The same principle should have applied in Gapinski. The plaintiff chose to sue both the pathologist and her employer, so each was entitled to present its own defense through its own attorney. The plaintiff could have chosen to sue just the pathologist or just her employer, but did not. Apparently, the plaintiff saw a benefit in suing both the pathologist and her employer, and the plaintiff should have been prepared for whatever drawbacks accompanied that decision.

Unless a Continuance was Sought, the Timing of the Request to Substitute Attorneys Should Have Been Irrelevant

In Gapinski, the court focused on the timing of the motion for substitution – three years into the litigation and about four months before trial – as a justification for the trial court’s decision because “[a]rguably, the trial court would have been within its discretion to deny [the pathologist’s] motion to substitute outright.” However, this focus is misplaced because the appellate court did not mention any prejudice the plaintiff would have suffered. The court discussed the plaintiff’s concern about “potential adverse consequences substitution of counsel would have on the trial date,” but there is no indication that the substituting attorney ever asked to continue the trial date. In fact, after the substitution was allowed, the trial apparently proceeded as scheduled.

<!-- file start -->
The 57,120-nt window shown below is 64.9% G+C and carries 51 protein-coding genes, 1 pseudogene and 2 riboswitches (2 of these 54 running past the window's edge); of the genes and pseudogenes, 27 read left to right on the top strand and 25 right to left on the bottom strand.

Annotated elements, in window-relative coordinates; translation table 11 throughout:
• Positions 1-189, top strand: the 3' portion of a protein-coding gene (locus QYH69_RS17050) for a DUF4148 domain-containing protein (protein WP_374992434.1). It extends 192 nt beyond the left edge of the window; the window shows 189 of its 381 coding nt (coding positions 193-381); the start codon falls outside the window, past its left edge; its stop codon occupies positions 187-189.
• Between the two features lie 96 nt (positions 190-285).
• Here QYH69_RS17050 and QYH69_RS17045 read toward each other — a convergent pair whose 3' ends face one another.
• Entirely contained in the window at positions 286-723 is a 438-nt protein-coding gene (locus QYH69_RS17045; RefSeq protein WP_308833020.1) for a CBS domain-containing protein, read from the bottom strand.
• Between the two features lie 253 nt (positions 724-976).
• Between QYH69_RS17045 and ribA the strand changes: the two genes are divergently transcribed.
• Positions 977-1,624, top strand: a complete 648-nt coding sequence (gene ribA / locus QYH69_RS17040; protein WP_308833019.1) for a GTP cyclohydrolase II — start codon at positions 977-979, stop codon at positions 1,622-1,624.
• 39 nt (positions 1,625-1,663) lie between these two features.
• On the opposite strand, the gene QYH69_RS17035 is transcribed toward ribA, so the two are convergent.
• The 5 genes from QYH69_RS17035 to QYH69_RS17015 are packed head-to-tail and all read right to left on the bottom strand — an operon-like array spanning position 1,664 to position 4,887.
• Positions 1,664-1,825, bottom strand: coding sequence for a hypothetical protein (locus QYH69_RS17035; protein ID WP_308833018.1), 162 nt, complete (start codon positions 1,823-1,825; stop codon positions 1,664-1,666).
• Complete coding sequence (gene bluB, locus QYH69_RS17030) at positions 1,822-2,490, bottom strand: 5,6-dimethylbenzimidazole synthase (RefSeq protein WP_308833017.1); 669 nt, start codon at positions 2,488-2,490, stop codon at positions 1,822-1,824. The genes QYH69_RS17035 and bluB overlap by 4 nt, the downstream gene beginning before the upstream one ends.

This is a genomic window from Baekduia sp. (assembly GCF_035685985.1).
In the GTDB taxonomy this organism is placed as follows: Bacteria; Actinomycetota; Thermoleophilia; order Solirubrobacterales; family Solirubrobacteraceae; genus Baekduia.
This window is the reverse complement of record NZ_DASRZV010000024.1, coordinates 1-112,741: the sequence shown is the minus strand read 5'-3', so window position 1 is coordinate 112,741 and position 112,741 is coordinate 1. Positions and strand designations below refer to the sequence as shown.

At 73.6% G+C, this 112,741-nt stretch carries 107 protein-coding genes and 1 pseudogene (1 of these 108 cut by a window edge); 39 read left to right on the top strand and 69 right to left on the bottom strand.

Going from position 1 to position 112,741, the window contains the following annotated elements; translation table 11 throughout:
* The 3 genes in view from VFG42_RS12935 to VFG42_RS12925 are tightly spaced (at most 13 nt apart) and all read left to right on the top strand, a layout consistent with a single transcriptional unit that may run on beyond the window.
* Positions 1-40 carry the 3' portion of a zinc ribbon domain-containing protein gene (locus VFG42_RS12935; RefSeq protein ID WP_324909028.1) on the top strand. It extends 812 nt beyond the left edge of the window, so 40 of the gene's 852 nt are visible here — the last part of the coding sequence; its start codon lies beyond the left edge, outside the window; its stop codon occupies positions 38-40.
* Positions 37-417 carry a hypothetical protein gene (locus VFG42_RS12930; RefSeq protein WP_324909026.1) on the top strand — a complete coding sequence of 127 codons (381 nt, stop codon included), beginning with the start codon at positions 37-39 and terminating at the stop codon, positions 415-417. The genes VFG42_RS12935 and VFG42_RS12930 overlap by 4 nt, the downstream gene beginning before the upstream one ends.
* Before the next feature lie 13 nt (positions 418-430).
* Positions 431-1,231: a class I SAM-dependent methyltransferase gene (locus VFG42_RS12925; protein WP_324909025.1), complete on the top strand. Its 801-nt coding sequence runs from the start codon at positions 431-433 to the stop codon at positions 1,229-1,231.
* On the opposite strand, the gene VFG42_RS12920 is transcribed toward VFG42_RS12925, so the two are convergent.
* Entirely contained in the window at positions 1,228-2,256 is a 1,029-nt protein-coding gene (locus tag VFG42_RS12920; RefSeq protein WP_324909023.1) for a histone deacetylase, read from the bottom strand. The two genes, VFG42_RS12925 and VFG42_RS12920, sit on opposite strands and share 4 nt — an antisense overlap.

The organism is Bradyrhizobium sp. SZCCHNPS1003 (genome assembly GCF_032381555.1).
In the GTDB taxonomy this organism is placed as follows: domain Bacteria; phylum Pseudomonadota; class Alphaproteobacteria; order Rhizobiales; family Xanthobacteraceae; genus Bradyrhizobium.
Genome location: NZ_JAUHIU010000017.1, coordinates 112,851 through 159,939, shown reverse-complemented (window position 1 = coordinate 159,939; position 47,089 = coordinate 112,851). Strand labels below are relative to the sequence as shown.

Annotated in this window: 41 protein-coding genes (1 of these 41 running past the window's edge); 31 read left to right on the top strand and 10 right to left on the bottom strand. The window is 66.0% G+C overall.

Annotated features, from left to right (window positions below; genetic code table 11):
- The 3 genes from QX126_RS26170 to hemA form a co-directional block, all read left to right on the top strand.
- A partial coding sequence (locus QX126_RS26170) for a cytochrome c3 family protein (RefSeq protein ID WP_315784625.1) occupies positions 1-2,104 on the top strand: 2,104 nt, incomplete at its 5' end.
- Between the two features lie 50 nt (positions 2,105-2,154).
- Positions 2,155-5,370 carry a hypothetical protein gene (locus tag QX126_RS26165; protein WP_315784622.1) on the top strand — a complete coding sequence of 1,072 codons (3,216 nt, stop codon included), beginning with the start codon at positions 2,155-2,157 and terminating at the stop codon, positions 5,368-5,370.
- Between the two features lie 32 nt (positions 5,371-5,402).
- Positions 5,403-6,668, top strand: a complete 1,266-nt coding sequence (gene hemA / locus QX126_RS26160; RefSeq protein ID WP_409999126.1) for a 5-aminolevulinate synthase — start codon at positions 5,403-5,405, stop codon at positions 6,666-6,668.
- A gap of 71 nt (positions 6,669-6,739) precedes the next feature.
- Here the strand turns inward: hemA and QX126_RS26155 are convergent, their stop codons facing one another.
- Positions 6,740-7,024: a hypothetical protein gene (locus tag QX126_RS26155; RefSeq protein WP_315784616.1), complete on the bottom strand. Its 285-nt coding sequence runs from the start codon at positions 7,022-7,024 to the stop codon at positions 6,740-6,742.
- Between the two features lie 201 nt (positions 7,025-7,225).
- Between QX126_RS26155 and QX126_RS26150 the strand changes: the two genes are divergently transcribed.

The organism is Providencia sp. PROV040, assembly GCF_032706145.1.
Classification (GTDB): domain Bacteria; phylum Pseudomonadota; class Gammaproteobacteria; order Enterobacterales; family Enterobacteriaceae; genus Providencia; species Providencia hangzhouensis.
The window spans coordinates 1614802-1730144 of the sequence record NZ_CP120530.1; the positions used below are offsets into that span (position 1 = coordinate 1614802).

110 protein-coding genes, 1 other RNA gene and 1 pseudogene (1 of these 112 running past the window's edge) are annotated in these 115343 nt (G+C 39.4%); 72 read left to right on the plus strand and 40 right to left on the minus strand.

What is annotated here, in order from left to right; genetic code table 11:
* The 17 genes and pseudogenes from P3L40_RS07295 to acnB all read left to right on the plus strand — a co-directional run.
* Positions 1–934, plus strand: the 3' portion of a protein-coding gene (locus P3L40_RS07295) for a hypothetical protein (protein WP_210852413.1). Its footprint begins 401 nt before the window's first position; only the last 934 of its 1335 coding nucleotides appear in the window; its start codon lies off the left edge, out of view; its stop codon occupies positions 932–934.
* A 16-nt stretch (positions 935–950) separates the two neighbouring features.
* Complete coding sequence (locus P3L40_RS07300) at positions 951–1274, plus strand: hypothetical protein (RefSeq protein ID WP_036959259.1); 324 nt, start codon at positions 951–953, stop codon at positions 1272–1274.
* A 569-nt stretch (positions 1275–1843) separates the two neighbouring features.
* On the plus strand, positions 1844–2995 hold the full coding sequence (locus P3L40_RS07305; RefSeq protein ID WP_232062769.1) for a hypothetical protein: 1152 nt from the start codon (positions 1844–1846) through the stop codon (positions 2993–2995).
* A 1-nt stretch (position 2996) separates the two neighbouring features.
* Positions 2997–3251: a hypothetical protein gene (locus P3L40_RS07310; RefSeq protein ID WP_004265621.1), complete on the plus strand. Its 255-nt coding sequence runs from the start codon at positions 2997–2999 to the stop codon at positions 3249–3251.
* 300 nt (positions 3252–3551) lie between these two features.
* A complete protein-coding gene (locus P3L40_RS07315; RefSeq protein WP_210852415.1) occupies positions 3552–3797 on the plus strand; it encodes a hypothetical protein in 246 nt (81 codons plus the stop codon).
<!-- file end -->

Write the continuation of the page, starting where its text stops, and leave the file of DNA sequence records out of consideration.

Gapinski fails to take account of the direction provided by the Illinois Supreme Court in Sullivan v. Eichmann, 213 Ill. 2d 82 (2004). There, the Supreme Court recognized the “established right of a party to discharge his attorney at any time with or without cause, and to substitute other counsel, for a client is entitled to be represented by an attorney in whose ability and fidelity he has confidence.” The Supreme Court found that the only limitation on this right is where substitution would “unduly prejudice” the other party or “interfere with the administration of justice.”